Cabin fever. It’s what happens when you’re stuck indoors and in isolation for a long time. The best example would be Jack from Stephen King’s “The Shining.” Though your story might be different from Jack’s, cabin fever can drive you restless and leave you to dissociate, nonetheless. Here are three tips to help you cope and set a rhythm while trying to survive to be alone:
Set a schedule
This sounds easy. You’ve done it before, but since people are encouraged to practice social distancing, the concept of time might have been warped. It might be difficult to keep track of time or even the days.
One effective way to set a schedule is to put it on paper. Write it to reality. This way, it becomes tangible and more plausible. It also motivates you to tick off an item on your to-do list, creating a sense of accomplishment throughout the day. By setting a schedule, you can keep track of time better.
Have a definite sleeping pattern
Apart from setting a schedule for the tasks of the day, it’s good to establish a time for sleep and be consistent with it. Sleep is essential for the body to function properly throughout the day. A good night’s sleep helps boost cognitive functions, metabolism, rejuvenation, and more. Here are ways to have a good sleep schedule:
Avoid using electronics 30 minutes before sleeping.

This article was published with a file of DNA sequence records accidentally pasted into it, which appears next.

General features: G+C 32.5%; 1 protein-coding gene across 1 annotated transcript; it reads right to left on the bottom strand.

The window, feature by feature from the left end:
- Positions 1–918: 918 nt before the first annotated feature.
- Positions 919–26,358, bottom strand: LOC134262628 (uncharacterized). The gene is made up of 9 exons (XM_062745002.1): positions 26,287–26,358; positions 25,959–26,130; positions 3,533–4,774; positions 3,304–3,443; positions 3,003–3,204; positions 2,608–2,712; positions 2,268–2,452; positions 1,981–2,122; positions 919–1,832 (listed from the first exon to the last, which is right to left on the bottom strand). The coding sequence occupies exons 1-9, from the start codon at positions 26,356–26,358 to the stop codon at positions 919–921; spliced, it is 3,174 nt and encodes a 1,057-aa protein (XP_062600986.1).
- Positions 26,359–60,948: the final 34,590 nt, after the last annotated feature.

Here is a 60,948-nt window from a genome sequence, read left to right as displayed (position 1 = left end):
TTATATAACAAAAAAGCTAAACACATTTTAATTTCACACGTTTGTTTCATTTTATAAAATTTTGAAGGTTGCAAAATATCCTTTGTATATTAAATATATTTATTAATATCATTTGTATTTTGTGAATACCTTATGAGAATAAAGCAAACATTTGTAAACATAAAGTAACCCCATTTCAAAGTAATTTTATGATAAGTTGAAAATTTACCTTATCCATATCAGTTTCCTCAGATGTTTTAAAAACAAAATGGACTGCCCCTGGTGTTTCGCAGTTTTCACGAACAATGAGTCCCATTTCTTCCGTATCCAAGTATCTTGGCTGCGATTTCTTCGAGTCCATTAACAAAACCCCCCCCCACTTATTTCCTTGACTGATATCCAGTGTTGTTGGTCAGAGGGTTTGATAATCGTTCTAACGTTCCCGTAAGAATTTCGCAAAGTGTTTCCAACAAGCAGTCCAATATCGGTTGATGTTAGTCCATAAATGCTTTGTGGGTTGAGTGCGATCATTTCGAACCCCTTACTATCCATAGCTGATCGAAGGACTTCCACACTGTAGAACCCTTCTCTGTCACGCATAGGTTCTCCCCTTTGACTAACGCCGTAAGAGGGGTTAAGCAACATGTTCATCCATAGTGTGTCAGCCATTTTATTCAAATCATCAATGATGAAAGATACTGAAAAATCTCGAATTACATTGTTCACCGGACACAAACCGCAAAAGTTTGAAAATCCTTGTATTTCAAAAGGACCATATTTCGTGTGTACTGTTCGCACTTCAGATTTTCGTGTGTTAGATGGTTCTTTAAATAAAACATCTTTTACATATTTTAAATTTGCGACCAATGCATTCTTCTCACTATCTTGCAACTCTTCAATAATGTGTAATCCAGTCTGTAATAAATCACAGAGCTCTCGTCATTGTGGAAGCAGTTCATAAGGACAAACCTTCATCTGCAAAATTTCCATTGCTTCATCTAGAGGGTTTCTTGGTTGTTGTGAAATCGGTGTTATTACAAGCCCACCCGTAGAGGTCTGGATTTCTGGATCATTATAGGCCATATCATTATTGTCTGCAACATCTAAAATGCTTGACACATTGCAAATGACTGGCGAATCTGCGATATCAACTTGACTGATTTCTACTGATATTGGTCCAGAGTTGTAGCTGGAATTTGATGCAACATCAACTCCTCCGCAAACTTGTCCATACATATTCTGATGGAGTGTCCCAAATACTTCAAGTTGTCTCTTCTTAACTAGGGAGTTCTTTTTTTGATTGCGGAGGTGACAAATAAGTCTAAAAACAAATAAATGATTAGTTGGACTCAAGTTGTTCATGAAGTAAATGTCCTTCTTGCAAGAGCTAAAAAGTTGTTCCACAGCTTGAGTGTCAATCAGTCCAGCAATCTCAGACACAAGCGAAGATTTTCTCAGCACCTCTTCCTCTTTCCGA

The light from electronic devices can affect your circadian rhythm, making it more difficult to fall asleep. It can also engage your brain with unexpected conversations with people or simply taking in information from posts.
Try to slow down before going to sleep.
Getting ready for bed an hour before you plan to fall asleep is ideal. Taking a shower, doing skincare routine, meditating, reading, and doing other things to calm you down would greatly help with catching those Z’s early. Additionally, avoid exercising three hours before bedtime, as exercising can give an energy boost.
Limit social media use
While social media is an increasingly useful tool to stay connected, it can also be a source of dissatisfaction. Studies show that excessive social media use can lead to feelings of loneliness, anxiety, and depression. By limiting your use of social media, you have more time to focus on yourself and your well-being. According to Vox’s video on phones being designed to be addicting, they enumerated a few ways to trick yourself into putting down your phone:
- Set the screen to black-and-white. This disables apps from using color psychology to keep using your phone.
- Turn off notifications that aren’t about direct communication so that you won’t fall into the trap of seemingly important and interesting updates.
These steps are ways to stay healthy, mentally, and physically. Along with these, eating healthy and exercising always have amazing benefits to the body and can help combat lethargy while staying at home. On top of that, don’t forget to have regular check-ups (though online) with your gastroenterologist, dermatologist, and general health doctor to ensure that you are on prime health. Just because you’re stuck at home doesn’t mean you can neglect your health.